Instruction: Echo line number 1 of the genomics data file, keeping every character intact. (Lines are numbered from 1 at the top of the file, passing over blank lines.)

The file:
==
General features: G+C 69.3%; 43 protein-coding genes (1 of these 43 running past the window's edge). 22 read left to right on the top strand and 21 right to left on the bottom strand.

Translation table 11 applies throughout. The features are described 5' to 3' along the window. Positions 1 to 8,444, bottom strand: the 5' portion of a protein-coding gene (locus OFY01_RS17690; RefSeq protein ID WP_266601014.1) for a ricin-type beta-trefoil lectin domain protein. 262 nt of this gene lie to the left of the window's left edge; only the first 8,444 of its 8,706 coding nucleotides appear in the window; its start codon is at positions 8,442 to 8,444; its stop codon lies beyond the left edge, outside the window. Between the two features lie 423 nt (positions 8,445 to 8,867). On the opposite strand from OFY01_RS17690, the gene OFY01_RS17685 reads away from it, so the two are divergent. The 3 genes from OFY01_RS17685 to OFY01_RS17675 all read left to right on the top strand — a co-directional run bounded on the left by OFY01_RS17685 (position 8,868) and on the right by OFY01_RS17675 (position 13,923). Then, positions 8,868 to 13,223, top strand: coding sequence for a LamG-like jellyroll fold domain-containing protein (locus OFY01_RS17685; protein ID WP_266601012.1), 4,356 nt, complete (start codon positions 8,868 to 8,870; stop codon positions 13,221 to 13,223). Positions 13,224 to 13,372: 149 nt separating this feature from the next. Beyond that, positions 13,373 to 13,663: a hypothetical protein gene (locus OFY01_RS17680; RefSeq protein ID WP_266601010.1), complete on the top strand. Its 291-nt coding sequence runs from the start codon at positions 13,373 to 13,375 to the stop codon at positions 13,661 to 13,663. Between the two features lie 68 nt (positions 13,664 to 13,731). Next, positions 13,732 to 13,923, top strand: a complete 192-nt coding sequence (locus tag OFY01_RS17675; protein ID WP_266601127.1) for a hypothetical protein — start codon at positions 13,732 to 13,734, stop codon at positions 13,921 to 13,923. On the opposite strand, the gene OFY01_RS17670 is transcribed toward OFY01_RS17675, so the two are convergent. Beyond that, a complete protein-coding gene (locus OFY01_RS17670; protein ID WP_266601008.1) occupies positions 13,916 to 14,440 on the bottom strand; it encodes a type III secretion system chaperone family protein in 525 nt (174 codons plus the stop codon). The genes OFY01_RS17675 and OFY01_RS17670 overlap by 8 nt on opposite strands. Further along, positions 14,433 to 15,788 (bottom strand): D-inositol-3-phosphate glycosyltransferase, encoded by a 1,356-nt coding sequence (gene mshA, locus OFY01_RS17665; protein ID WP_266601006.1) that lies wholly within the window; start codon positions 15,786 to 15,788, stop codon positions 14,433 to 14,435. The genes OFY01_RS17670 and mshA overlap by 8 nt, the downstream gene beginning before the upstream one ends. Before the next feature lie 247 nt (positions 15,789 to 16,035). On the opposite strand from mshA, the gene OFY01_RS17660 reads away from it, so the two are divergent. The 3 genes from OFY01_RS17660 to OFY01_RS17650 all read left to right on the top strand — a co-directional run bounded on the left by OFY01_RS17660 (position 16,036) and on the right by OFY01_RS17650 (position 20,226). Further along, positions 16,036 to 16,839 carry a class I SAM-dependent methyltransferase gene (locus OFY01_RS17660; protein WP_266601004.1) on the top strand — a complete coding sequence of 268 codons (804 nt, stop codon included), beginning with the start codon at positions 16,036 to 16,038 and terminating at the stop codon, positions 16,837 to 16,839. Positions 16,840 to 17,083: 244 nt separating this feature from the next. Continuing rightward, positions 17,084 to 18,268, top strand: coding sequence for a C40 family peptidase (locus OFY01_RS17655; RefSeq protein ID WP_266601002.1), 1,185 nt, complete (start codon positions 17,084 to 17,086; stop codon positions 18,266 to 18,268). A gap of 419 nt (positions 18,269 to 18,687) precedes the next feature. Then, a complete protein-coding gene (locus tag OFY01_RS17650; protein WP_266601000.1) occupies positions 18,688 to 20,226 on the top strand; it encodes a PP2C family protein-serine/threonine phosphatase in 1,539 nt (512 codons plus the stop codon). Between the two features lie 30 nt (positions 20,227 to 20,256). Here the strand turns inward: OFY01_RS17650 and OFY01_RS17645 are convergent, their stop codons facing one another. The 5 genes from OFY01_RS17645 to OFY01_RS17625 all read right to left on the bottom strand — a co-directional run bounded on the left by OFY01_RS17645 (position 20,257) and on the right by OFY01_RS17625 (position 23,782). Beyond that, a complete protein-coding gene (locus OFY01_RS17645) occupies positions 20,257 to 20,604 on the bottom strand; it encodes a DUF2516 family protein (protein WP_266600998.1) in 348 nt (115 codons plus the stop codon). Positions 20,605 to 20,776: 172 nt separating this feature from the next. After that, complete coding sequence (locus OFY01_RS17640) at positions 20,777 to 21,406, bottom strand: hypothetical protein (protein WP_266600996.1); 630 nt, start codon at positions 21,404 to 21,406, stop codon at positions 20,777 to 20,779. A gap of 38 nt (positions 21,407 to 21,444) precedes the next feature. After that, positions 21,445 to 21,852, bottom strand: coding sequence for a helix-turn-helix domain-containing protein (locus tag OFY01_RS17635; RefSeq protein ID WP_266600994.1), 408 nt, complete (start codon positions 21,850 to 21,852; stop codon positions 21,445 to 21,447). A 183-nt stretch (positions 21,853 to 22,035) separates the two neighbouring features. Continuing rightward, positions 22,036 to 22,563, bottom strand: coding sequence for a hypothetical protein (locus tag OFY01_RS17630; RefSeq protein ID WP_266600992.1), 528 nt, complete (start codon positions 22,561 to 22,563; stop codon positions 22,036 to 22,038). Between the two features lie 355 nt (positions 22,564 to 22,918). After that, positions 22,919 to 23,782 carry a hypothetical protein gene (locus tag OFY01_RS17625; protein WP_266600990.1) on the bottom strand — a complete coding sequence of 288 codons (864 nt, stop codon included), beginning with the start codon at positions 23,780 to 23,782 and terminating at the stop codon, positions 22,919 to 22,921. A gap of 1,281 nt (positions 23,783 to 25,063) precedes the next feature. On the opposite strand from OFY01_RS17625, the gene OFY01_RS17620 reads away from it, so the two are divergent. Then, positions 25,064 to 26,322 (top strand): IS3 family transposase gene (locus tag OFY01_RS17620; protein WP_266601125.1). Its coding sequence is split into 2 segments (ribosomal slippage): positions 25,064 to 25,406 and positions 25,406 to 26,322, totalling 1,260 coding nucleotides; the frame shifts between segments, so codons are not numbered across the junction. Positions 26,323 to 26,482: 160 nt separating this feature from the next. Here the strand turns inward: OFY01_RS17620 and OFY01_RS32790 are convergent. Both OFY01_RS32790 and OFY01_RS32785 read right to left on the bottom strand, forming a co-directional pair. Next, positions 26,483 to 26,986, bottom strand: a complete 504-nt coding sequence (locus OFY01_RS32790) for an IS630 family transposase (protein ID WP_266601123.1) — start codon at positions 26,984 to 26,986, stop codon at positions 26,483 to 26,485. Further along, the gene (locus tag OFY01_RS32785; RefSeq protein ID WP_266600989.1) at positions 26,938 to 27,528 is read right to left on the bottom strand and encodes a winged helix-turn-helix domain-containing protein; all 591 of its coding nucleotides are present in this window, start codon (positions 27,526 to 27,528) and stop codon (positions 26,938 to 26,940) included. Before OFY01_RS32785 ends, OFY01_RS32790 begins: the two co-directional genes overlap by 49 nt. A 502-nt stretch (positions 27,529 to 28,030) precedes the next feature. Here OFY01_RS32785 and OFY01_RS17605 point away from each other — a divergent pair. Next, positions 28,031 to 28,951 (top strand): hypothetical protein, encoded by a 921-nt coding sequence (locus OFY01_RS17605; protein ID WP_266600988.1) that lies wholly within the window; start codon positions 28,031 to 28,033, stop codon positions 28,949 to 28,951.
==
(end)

General features: G+C 69.3%; 43 protein-coding genes (1 of these 43 running past the window's edge). 22 read left to right on the top strand and 21 right to left on the bottom strand.